27 Oct. 1888

My dear Vincent,
On returning from Brussels I find your telegram and your letter;1 in reply to the first, which gave me great pleasure, I’m sending you a money order, because although it’s possible that Gauguin has received the letter that I addressed to Pont-Aven, thinking him still over there, the possibility exists that the two of you may not have received it, that it may be even more difficult for two together than one alone to have enough to live on.2 Why don’t you try to obtain credit with the owner of a restaurant for occasions when, as just recently, I’m not there, or am  1v:2 unable to send you money immediately?
I’m very, very pleased that Gauguin is with you, because I was afraid he’d found some obstacle to his coming. Now, from your letter I can see that you’re ill and that you’re giving yourself masses of worries. I must tell you something once and for all. To me it’s as if the matter of money and sales of paintings and the whole financial side doesn’t exist, or rather, that it exists like an illness. Since it’s certain that the money question won’t disappear before a tremendous revolution, or probably several revolutions, we have to treat it like the pox, if we have it. That’s to say, take precautions against the accidents that can result from it, but otherwise not worry oneself sick about it. You’ve been thinking about it too much recently, and even though there’s no symptom of an accident, you’re suffering as a result. By accidents I mean poverty, and so it’s important, in order to avoid it,  1v:3 to tread carefully, not to overdo it, and to avoid other kinds of illness as far as possible. You talk about money that you owe me and that you wish to pay back to me. I know nothing of that. What I’d like to see you achieve would be that you never had that concern. I must work to earn money. Since the two of us don’t have much of it, we mustn’t overburden ourselves, but taking that into consideration we can hold out for some time yet, even without selling this or that. If you feel the need to do a great deal of work for yourself, good, say so, and I think we’ll be able to manage anyway, but I don’t understand the calculation of so many paintings at 100 francs, if we want them to be worth 100 francs; they’re worth nothing, because this unworthy society is only on the side of those who have no need of it. But knowing that, let’s do likewise and say, we have no need of it.  1r:4 Is not forewarned forearmed? You can, if you wish, do something for me; that’s to continue as in the past and create for us a circle of artists and friends, something which I’m utterly incapable of doing by myself and which you, however, have more or less created since you’ve been in France. If the artists start out, will the others not follow when we need them, at a time when we can no longer work as at present? I’m firmly convinced of it, myself.
You don’t know how you grieve me when you say that you’ll have worked so much that you’ll feel that you haven’t lived. First of all, I believe that isn’t true, because you are in fact living, and in the same way as great men and noblemen. But for pity’s sake, let me know in good time, so that I don’t feel that you’ve been in poverty and that you’ve been ill because you didn’t have a crust of bread to live on. I hope that Gauguin’s company will be pleasant for you and that you’ll soon recover. I haven’t received his  2r:5 canvases yet. Did he send them, or should they reach me via someone?3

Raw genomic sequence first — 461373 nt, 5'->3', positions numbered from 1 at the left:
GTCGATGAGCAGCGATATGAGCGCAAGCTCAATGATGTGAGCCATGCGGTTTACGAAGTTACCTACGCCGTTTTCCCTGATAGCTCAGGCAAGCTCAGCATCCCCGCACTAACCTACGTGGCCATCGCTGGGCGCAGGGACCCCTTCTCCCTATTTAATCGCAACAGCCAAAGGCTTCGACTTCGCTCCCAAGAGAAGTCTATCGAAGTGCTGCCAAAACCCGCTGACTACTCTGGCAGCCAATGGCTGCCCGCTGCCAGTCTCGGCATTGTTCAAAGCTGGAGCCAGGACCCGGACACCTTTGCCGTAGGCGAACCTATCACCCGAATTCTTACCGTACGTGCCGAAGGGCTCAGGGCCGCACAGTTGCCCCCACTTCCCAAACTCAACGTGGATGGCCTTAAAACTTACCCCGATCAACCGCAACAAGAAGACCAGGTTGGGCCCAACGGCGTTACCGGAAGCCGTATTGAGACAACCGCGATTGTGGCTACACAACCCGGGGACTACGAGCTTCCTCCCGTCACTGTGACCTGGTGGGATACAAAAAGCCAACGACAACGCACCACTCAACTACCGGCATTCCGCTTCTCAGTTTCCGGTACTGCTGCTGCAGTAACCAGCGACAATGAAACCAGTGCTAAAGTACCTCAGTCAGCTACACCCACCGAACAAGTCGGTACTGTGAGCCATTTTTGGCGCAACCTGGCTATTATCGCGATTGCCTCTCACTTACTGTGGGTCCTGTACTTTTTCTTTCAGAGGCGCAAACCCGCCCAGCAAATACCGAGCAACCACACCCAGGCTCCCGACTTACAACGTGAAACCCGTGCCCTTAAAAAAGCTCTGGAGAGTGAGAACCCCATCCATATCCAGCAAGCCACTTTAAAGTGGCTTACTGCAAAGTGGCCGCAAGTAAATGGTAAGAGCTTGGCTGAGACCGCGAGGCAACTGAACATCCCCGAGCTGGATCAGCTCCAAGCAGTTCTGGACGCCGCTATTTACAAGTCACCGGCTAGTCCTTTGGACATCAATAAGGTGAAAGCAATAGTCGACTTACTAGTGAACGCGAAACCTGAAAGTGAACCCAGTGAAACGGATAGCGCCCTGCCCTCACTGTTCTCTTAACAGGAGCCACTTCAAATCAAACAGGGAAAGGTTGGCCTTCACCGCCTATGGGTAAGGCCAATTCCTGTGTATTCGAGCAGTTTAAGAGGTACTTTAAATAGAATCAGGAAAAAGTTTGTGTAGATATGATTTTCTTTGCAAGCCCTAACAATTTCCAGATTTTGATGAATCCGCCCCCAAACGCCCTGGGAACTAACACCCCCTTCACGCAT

In Brussels I met Degroux’s son, who’s also an artist.4 Unfortunately it was the last evening I was there and so I couldn’t see what he’s done. The movement that’s being formed here in art seems much debated but also approved of over there, and it would be good to create a permanent exhibition in Brussels as well. De Haan’s coming to live with me tomorrow, which I’m very pleased about; I’m very curious to know what he’s going to do, because he’s eager to get down to work right away. You’ll find enclosed a letter from our mother, which she asks me to pass on to you.5 Tasset will send you the colours and the canvas shortly.6
More soon, and good handshake, to Gauguin as well.



Br. 1990: 718 | CL: T3
From: Theo van Gogh
To: Vincent van Gogh
Date: Paris, Saturday, 27 October 1888

1. See letter 711, n. 2, for Theo’s trip to Brussels. The letter from Vincent is 712 of about 25 October; he had sent the telegram straight away to tell Theo about Gauguin’s arrival on 23 October.
2. Theo had sent Gauguin 500 francs from the sale of his painting Breton women chatting [117]; see letter 711, n. 3.
a. Read: ‘excès’.
3. See letter 704, n. 1, for the batch of paintings Gauguin sent from Pont-Aven.
4. Henry Degroux, Charles’s son, was a member of the Belgian society of artists Les Vingt. As such he objected to Van Gogh’s participation in Les Vingt’s seventh Salon in 1890. He withdrew his own entry, ‘not wishing, as far as I am concerned, to find myself in the same room as the laughable vase of sunflowers by Mr Vincent, or by any other agent provocateur’ (ne voulant pas quant à moi, me trouver dans la même salle que l’inénarable [sic] pot de soleils de monsieur Vincent, ou de tout autre agent provocateur) as he wrote to Octave Maus. Les Vingt subsequently voted to exclude Degroux. See exhib. cat. Brussels 1993, p. 51.
b. Read: ‘habiter chez’.
5. Mrs van Gogh had sent Theo this letter for Vincent, which has not survived, on 25 October (FR b2423).
6. Vincent had put in a new order for canvas and paint in letter 710.